Two new books explore the perks and problems that come with a stronger-than-average intuition. One protagonist “sees” his long-dead great-grandfather spying on Nazis, while the other unwittingly uses her “gift” to write horoscopes that come true. And both characters feel that being 13 is hard enough without the added pressure of clairvoyant visions.
In Family of Spies, Winnipeg brothers Ford and Gavin – along with their parents, aunt, uncle, and cousin, Ellie – arrive in Paris for the beginning of a European vacation. Ford instantly feels a sense of déjà vu but brushes it off.
At their hotel, Ellie pulls out their great-grandfather’s briefcase, which is filled with mementoes from the Second World War. Looking at it, Ford feels “a wave of nausea”; when he actually touches it his vision blurs, the walls around him disappear, and he’s transported to a 1940s airport hangar. Then a bomb explodes.
Understandably freaked out, Ford, Gavin, and Ellie hightail it to a Parisian psychic to get information on Ford’s condition. The older woman can see that Ford will be a great clairvoyant one day, but right now he’s inexperienced, “like a geyser exploding at will.” She warns them to keep his gift a secret and says that Gavin and Ellie need to protect Ford from people who will want to use him as an “agent of evil.”
The cousins make their way through Paris, piecing together their great-grandfather’s past: he was a spy involved in a harrowing secret mission gone wrong. There’s danger in the present too, as the kids realize they’re being followed but refuse to tell their (perfectly reasonable) parents what’s going on. Instead the brothers, who’ve never been close, learn to rely on each other and work through their rivalries and insecurities. They both adore Ellie, and the only other person they feel they can trust is a young, attractive military librarian who drives them around Paris in a baby blue Fiat – very junior James Bondian.
Jodi Carmichael keeps up a quick pace, juggling past and present with equally enjoyable results. But Family of Spies is an unexceptional read. The story is dragged down at times by repetition – for example, Ford is always insatiably hungry after a vision. It’s also hard to believe that not one of these really good kids is willing to confide in his or her parents.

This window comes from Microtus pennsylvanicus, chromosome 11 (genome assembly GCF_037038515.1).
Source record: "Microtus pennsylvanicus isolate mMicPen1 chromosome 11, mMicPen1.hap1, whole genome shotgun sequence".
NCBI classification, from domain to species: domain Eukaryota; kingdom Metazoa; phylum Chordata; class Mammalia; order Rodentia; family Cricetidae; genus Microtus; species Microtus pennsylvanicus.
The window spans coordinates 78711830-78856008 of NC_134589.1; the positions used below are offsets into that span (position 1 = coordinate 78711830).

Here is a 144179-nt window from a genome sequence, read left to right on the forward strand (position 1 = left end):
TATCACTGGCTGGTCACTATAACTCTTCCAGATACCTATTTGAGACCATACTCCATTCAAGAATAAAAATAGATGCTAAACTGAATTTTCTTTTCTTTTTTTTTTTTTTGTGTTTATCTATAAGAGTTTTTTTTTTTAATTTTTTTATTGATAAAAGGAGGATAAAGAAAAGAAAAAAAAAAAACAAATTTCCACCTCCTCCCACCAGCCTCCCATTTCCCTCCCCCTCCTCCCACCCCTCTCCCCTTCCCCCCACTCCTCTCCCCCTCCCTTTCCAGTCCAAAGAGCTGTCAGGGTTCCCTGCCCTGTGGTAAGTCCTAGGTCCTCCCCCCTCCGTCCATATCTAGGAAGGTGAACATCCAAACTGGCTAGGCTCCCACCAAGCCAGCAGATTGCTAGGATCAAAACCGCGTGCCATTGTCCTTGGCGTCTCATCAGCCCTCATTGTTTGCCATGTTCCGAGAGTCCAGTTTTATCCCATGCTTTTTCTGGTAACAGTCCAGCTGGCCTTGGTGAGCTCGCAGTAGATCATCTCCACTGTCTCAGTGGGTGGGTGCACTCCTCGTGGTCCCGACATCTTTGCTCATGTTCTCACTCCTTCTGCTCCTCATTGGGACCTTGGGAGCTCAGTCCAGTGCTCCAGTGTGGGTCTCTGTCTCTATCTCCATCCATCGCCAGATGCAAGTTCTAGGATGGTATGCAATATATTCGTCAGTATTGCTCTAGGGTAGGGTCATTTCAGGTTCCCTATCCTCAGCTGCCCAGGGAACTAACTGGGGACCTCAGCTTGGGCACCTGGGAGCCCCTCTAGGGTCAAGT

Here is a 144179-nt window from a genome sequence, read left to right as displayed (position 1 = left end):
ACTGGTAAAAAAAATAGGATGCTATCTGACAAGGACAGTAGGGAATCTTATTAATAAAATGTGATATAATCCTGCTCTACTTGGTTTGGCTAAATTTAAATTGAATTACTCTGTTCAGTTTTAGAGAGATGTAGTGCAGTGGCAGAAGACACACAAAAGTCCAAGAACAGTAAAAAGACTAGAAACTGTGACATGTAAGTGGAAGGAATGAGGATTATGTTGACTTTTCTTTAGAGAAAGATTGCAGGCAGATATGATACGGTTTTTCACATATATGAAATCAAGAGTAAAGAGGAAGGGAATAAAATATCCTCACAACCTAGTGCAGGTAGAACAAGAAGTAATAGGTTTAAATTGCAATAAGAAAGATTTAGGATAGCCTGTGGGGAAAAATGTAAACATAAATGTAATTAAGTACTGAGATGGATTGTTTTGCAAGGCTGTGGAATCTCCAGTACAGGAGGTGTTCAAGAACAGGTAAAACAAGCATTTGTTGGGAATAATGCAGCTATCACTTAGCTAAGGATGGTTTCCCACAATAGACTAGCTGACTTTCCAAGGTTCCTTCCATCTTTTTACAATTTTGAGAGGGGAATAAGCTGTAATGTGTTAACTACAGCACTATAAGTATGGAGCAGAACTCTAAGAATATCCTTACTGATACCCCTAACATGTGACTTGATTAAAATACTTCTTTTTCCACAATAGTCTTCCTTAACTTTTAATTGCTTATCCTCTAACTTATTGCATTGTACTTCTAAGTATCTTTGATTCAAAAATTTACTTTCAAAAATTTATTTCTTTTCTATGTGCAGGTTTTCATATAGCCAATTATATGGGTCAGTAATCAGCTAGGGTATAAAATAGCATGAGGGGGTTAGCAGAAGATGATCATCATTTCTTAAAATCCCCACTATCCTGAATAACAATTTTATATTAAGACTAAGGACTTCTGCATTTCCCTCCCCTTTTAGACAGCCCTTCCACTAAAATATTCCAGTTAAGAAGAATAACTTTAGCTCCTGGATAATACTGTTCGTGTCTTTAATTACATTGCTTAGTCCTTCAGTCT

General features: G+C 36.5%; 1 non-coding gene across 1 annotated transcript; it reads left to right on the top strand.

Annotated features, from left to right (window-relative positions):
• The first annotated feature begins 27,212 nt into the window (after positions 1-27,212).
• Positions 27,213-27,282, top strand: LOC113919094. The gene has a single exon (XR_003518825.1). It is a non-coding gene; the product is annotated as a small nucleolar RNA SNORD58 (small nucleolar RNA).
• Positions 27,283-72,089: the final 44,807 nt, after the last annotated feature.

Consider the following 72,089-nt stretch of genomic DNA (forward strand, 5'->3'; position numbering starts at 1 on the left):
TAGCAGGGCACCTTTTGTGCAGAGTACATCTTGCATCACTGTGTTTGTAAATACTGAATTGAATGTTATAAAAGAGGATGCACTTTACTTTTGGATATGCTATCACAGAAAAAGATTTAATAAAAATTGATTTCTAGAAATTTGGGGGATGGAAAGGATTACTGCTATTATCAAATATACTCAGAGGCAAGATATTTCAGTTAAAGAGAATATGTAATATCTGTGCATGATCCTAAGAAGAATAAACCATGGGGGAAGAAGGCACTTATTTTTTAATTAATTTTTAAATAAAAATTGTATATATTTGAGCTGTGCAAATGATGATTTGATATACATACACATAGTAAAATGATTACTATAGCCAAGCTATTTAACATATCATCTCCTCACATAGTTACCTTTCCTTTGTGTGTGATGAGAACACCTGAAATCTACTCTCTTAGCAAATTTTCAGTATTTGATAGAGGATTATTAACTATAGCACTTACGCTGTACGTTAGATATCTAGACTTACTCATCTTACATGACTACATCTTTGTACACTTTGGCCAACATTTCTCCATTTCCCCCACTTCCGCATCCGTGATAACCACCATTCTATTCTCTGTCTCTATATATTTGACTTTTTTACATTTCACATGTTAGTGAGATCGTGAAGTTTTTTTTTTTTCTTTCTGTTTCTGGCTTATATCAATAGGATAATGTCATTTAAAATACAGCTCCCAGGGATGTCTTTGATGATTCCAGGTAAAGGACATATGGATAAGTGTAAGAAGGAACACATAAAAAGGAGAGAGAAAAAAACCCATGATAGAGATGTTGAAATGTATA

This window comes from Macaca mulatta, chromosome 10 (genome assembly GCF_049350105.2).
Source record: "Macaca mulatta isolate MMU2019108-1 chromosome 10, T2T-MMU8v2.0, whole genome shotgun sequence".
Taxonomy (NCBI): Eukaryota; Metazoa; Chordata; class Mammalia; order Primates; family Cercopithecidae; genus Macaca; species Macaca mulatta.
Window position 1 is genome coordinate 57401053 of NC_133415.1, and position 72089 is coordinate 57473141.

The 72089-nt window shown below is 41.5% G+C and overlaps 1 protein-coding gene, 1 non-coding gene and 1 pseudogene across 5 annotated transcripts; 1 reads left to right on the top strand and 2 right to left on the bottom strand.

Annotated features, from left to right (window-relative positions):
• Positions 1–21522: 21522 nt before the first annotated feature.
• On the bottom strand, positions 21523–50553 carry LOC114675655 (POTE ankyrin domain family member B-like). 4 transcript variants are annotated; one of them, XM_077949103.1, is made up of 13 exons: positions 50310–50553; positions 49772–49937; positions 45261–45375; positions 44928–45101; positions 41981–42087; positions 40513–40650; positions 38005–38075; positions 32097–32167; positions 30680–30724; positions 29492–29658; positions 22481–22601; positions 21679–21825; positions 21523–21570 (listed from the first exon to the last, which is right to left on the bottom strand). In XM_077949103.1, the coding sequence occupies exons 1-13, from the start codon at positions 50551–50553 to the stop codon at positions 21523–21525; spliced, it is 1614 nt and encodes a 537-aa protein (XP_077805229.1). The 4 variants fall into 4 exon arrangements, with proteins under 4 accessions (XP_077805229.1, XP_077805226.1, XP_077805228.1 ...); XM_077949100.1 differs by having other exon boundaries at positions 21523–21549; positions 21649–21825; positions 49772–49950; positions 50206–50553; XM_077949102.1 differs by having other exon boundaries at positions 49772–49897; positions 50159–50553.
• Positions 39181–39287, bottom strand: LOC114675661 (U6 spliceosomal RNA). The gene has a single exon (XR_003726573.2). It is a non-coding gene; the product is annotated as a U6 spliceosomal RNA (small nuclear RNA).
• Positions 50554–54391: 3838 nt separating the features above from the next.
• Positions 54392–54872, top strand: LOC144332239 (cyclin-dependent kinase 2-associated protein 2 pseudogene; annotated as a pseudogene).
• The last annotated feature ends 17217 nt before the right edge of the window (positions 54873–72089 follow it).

Clara Voyant moves at an entirely different speed than Family of Spies. This is not an adventure story but rather a quiet family dramedy. Clara doesn’t even get her first hint of clairvoyant intuition until page 64, and it’s not until close to the end of the book that she figures out how her powers work. What comes before that discovery is a thoughtful story about mothers and daughters, making friends, and adjusting to a new life.
Clara and her mom, Gaby, have recently moved into an apartment in Toronto’s quirky and colourful Kensington Market neighbourhood. Gaby immerses herself in all things New Agey: working at Healing Herbs, making friends with a couple who commune with the dead, and basically letting her freak flag fly. Meanwhile, Clara is a dedicated school newspaper journalist who’s got no time for her mother’s “woo” (the term favoured by Clara’s grandmother).
Clara is disgusted when she’s assigned the task of writing the weekly horoscopes. Then further annoyed when her astrological predictions start coming true and her classmates become convinced she’s got celestial mojo. It isn’t until Clara takes it upon herself to investigate the school’s stolen mascot – and is able to divine its whereabouts – that she accepts her newfound abilities.
Delaney’s book has multiple fun-to-follow storylines, from the mystery surrounding the Miss Trunchbull–like janitor to the romance between Kensington’s taco slinger, Paquito, and ice cream scooper, Sophie. But it’s the loving way in which all these characters are drawn and the intimate scenes between a mystic mother and skeptic daughter that makes this novel so affecting.